We have done some EFT and attachment work but are concentrating on DBT right now.  After we have finished with the DBT therapy, we are looking to do some more EFT and attachment work.  We did find the little that we did helpful.
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« Reply #19 on: November 09, 2014, 01:40:18 PM »

Update- We are continuing therapy weekly and basically focusing on attachment theory, Hold me tight book.  I don't see any major changes at home outside of therapy, but in therapy BPDH seems to be making some headway. He is able to identify emotions and fears, other things besides anger and blaming. He has also admitted that he is so scared of abandonment that he needs me to physically be in the house with him for him to feel OK. I am not saying that we are happy this is the way things are, but I feel for a BPD to be able to see this and admit this is a major step to trying to recover, at least a little.

That sounds pretty good.  I am glad it is working for you.

Personally, I would not be surprised if my wife has a bit of abandonment fears mixed with fears of being too close.  She wants to do things with me such as shopping, travel and events but not be intimate.  At times, she would be but only when she initiates (very infrequently).

My wife is still focused on how I should change (back).
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« Reply #20 on: November 23, 2014, 10:58:13 AM »

My husband and I just started EFT. We just got back from a retreat from it. I wrnt in with an open heart and mind but I am not expecting miracles. My biggest concern is that he never opens up or communicates. Never apologizes or takes accountability for his actions. He has BPD. I keep thinking is this really going to work until he works on himself first. We fought everyday on the retreat. Anytime we try to talk about anything he gets so mad and ignores me usially for days and that just nakes me angrier. Sometimes I feel like after 10 years of nonstop hurt and pain we are beyond repair. So confused I dont know what to do. My head tells me leving I would be so much happier and so wuld our kids but im so scared. He told me he woykd make my life a living hell if I left or he would commit suicide.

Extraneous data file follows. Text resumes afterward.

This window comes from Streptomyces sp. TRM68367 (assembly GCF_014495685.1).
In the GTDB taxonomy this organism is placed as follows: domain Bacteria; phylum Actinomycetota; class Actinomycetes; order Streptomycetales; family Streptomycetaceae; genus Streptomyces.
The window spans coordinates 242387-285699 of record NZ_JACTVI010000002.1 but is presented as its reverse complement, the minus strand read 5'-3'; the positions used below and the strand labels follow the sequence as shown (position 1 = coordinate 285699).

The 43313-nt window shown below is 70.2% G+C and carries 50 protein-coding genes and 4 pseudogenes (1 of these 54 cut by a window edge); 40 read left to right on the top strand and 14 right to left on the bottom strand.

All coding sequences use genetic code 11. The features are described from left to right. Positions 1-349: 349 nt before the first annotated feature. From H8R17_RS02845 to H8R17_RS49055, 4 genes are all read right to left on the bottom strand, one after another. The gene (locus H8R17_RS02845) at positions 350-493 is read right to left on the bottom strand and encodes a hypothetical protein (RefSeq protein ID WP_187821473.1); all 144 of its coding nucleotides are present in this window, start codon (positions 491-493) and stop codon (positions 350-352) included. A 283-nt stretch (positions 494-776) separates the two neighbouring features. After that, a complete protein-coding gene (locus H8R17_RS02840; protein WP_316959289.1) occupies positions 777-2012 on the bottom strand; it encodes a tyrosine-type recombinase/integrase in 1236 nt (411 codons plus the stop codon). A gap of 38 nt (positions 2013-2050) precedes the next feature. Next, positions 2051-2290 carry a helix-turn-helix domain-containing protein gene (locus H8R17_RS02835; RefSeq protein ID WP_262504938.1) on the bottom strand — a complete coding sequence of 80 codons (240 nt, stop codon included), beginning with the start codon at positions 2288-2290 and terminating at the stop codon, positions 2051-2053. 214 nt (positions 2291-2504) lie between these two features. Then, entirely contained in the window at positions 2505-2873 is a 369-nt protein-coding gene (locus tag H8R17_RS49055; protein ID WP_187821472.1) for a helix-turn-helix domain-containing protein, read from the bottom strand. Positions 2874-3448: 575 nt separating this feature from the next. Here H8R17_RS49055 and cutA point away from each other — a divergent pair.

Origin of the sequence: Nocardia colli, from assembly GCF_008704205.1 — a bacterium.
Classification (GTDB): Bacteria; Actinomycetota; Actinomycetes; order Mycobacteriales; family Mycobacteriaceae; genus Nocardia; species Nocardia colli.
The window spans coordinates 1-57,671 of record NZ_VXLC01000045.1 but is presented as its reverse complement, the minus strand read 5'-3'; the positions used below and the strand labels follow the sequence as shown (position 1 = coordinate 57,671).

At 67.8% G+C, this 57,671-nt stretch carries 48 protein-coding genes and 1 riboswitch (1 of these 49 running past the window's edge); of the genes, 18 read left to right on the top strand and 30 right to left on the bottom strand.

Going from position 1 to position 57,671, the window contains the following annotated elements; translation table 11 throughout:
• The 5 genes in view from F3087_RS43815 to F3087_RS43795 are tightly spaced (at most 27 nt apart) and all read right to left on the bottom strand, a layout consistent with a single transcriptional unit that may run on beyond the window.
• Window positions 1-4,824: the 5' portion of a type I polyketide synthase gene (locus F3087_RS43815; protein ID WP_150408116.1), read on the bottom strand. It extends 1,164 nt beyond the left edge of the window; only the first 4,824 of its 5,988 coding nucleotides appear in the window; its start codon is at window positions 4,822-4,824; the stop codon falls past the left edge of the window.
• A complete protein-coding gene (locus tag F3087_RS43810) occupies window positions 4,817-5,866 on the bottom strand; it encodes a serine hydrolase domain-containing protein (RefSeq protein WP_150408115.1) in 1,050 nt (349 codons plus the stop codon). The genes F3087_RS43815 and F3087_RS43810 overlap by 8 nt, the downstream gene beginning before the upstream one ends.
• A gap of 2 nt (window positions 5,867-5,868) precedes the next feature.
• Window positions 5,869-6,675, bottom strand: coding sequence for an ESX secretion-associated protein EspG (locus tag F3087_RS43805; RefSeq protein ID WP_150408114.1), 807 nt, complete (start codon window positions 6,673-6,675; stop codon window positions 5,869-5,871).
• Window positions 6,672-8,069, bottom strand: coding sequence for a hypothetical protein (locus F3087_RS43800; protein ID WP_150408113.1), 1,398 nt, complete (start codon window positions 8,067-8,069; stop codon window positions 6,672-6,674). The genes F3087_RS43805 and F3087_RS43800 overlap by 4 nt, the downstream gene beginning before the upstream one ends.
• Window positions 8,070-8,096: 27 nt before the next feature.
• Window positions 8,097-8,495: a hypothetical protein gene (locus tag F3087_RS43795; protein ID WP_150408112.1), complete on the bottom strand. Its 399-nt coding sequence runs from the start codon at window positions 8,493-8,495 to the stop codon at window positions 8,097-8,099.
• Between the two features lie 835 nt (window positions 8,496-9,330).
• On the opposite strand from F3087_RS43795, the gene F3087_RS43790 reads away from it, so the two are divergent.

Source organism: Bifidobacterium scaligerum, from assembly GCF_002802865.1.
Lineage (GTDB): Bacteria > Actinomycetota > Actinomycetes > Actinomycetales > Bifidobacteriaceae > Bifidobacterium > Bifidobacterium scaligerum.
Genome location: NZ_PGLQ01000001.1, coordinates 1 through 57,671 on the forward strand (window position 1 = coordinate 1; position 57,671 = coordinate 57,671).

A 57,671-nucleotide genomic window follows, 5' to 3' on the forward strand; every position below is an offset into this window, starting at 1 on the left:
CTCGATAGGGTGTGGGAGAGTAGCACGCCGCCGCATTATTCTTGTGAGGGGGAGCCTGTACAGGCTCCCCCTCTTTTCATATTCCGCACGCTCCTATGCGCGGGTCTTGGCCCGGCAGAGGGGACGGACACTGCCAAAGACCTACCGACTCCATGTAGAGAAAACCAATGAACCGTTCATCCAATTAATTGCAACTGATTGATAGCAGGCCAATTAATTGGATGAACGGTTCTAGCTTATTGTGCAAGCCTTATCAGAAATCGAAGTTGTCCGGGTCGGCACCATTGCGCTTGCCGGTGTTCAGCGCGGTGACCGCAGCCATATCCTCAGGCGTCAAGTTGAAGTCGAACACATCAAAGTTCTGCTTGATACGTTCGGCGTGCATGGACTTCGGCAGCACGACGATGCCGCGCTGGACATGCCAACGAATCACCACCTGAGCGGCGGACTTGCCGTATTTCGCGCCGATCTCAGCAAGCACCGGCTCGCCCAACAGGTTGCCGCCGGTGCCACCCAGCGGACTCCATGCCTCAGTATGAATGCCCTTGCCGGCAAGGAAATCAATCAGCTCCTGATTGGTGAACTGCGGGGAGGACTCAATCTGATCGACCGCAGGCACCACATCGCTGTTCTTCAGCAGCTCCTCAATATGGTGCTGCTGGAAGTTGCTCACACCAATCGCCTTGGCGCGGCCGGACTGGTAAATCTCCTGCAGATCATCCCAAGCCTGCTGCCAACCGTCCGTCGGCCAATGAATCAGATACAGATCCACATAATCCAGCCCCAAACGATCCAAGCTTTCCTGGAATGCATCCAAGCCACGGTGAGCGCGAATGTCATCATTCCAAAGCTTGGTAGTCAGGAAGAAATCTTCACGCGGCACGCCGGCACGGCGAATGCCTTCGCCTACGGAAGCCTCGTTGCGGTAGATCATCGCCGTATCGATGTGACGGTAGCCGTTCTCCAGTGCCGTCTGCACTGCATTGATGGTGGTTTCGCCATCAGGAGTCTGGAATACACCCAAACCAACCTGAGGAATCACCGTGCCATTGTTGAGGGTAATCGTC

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« Reply #21 on: November 25, 2014, 04:17:24 AM »

My husband and I just started EFT. We just got back from a retreat from it. I wrnt in with an open heart and mind but I am not expecting miracles. My biggest concern is that he never opens up or communicates. Never apologizes or takes accountability for his actions. He has BPD. I keep thinking is this really going to work until he works on himself first. We fought everyday on the retreat. Anytime we try to talk about anything he gets so mad and ignores me usially for days and that just nakes me angrier. Sometimes I feel like after 10 years of nonstop hurt and pain we are beyond repair. So confused I dont know what to do. My head tells me leving I would be so much happier and so wuld our kids but im so scared. He told me he woykd make my life a living hell if I left or he would commit suicide.

lifechangingdecision, I cannot say it will work or not.  It probably will not be obvious for quite sometime (many sessions).  I go, but I am not sure why.  She is acting more normal as of late.  She explains some of her actions.  Ironically, most of those actions seemed logical to me before she explained.  I did learn from the last session that when she gets really upset with me for no apparent (to me) reason is when she has read into what I have said or ask.  For example, when I asked her a question about a conflict between her and our D9, she stated that I "said" or implied something when all I did was ask a question about why she so upset at our daughter.

I wish you luck with the EFT.  More, I wish you luck with whichever outcome happens.
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« Reply #22 on: December 02, 2014, 01:35:21 PM »

So far it does seem to be helping. We have moments where he goes off and gets anger and tells me I am terrible. Usually when I am leaving the house. then later he will call or text and wish me a good evening, or tell me to have a good time. Where before he would not talk to me for days. It is as if he can now recognize rational thoughts and irrational ones.
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« Reply #23 on: December 04, 2014, 11:16:30 PM »